commonly used glaze fluxes. Glazes high in sodium, barium, calcium,
magnesium, lithium, boron, zinc were prepared. We did not bother
to produce a high quality glaze as our interest was only in the
effect on the colorants. We also used two commercial glazes, one
a clear stoneware and the other a clear mid fire.
The colored glaze trials were brushed onto bisqued white stoneware
tiles and fired to 1280C in an electric kiln.
Irrespective of the flux used we did not observe any significant
change in the color achieved.
Using the clear stoneware base we added oxide in the range 2.5 to
50%. Again the trials were fired in an electric kiln to stoneware.
Increasing the percentage of oxide only increased the intensity
of the color.
The literature suggested that small quantities of iron could intensify
the color achieved.
Again using the clear stoneware base we added 10% of the Neodymium
oxide to produce GLAZE A. A batch of the stoneware glaze was blended
with the following quantities of traditional glaze colorants, GLAZES
B1 to B6
The glaze mixtures were used to produce line blends as follows:
8 parts Glaze A, 1 part Glaze B
8 parts Glaze A, 3 parts glaze B
8 parts glaze A, 5 parts glaze B
8 parts glaze A, 8 parts glaze B
This was repeated for each oxide and each traditional colorant.
In this trial the colored glaze was applied to bisqued Southern
Ice tiles and fired in an electric kiln to stoneware. A selection
was fired in reduction in a gas kiln.
Firing in reduction does not appear to significantly effect the
We did not observe that any of the colorants had an unexpected
effect on the oxides. Ideally we would have maintained the same
level of oxide in each trial, but we were limited to the material
The trials provide a starting point for further development.
The lanthanide oxides were mixed together to investigate the colors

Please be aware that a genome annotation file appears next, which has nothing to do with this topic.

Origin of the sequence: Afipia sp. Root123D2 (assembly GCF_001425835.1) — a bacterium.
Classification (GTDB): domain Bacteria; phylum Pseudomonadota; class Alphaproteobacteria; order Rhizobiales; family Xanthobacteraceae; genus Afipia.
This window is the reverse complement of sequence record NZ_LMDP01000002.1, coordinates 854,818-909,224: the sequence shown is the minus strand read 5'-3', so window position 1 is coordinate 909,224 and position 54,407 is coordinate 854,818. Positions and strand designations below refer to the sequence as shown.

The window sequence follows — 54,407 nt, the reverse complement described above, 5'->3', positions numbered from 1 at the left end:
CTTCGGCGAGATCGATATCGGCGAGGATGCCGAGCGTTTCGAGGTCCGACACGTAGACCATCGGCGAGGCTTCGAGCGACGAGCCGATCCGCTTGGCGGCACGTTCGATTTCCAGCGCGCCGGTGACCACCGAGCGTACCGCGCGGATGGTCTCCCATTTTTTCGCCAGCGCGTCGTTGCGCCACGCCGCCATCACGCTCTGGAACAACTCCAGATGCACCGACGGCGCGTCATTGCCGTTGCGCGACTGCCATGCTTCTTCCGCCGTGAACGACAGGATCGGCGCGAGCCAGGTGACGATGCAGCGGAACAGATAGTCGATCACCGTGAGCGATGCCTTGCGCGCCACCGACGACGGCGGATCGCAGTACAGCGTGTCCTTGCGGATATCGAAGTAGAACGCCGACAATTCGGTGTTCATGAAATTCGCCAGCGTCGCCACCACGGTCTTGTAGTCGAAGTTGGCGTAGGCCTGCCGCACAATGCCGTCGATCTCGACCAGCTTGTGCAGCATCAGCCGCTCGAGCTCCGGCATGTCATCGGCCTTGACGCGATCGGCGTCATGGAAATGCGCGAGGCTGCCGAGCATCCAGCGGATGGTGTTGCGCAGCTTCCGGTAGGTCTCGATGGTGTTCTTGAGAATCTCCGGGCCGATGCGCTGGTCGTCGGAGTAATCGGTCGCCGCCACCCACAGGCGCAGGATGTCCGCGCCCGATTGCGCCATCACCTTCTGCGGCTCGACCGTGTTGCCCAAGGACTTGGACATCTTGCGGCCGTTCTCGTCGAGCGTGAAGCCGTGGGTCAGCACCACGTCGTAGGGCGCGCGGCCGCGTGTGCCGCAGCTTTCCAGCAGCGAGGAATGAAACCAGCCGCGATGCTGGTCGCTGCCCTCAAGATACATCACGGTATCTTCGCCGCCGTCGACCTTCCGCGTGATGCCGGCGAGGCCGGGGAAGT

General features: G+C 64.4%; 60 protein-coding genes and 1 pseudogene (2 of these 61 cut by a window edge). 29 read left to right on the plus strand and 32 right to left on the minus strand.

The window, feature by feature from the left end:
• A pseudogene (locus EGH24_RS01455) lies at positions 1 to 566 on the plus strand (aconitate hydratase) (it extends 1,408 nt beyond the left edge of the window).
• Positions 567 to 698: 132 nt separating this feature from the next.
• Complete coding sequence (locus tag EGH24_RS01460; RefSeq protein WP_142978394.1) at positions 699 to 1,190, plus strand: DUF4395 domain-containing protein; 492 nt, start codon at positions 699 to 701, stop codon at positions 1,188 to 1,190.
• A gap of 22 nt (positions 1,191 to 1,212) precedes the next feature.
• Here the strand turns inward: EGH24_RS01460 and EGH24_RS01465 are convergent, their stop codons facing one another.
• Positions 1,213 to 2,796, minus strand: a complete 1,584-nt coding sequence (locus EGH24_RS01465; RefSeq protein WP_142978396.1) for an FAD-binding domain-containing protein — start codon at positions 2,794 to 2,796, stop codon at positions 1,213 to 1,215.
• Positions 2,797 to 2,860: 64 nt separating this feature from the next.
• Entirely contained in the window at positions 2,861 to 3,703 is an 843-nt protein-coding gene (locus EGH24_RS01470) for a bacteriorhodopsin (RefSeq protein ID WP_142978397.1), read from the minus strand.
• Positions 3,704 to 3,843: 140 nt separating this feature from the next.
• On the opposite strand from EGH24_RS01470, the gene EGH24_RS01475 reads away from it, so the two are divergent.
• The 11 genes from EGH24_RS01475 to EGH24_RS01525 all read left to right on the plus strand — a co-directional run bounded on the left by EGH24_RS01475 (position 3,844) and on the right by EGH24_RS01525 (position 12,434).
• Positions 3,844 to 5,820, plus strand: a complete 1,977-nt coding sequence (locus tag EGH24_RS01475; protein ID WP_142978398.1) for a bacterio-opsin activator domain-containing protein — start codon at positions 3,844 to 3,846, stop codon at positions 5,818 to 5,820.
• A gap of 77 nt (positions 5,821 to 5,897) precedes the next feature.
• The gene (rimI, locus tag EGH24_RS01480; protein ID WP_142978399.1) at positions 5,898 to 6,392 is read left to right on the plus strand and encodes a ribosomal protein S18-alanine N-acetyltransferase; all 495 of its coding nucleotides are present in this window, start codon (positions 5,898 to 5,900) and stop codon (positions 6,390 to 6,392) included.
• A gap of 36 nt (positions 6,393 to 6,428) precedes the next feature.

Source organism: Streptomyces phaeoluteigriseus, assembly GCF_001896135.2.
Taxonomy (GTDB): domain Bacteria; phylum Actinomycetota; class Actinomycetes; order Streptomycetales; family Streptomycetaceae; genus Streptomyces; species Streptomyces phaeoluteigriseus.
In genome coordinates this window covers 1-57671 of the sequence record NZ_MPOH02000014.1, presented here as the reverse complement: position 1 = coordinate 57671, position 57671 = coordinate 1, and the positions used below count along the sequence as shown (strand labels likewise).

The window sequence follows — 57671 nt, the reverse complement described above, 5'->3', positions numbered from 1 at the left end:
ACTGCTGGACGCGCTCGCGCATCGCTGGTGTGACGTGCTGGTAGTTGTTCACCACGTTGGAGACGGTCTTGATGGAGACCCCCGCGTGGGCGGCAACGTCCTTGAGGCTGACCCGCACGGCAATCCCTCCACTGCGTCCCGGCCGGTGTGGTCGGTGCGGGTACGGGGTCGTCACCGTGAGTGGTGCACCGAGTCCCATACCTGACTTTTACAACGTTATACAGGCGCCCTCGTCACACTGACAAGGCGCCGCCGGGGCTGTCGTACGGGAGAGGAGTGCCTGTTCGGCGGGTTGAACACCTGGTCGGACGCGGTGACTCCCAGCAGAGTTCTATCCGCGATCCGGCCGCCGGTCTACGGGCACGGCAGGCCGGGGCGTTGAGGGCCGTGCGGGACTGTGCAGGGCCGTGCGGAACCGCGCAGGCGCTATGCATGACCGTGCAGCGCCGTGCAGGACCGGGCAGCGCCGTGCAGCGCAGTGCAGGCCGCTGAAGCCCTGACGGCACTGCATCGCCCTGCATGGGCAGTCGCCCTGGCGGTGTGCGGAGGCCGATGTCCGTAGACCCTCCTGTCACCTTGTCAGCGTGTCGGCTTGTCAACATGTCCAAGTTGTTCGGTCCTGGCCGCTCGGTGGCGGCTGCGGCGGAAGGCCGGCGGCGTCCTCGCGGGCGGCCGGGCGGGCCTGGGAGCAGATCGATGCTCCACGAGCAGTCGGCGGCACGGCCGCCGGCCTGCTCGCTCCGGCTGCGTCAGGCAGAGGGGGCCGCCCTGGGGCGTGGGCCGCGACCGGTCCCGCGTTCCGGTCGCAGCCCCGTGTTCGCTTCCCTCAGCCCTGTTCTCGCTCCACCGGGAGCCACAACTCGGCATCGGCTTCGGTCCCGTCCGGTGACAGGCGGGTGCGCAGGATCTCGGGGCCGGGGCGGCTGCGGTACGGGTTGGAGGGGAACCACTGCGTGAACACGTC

that could be achieved. We applied our aesthetic judgment and did
not mix the pink and green oxides.
Again the clear stoneware was used as a base and 10% of the lanthanide
oxide was added. The blended glazes were mixed in the following
4 parts Erbium glaze
3 parts erbium glaze and 1 part neodymium
2 parts erbium glaze and 2 parts neodymium
1 part erbium glaze and 3 parts neodymium
4 parts neodymium
The sequence was repeated for the neodymium praseodymium blend.
Again the glazes were applied to Southern
Ice tiles and fired to stoneware in an electric kiln.
A stunning array of colors resulted
There are several important factors to be considered, the oxides
are hydroscopic, i.e. they will absorb moisture from the atmosphere.
They will also absorb carbon dioxide, consequently, they should
be stored in air tight containers.
All chemicals must be treated with respect and care. Good hygiene
should be adopted.
Eye irritation has been observed in rabbits with dosages of 100mg.
The LD 50 level for rats is 5 gms per kilogram of body weight,
i.e. 50% of the rats died at that level of ingestion. To put that
in perspective that dosage would require a person weighing 75kg
to consumer 375 gm. We do not know what dosage killed the first
The oxides are considered non hazardous for transport by road,
ship or plane.
All the information you may require can be obtained at the TOXNET
An exciting range of rare earth glaze colorants - neodymium oxide,
praseodymium oxide and erbium oxide offer the opportunity to decorate
with transparent glazes in colors that could not be achieved from
other sources, especially at stoneware temperatures.
The colors achieved appear to be unaffected by the glaze flux
used, firing temperature or whether it is fired in oxidation or
The oxides can be mixed to produce an even broader pallet of color.
Our investigation has only touched the surface we have not considered
crystalline glazes or raku firing or whatever variation you can
Rare earth colorants may be obtained in the USA from Laguna
Clay and in Australia from Clayworks.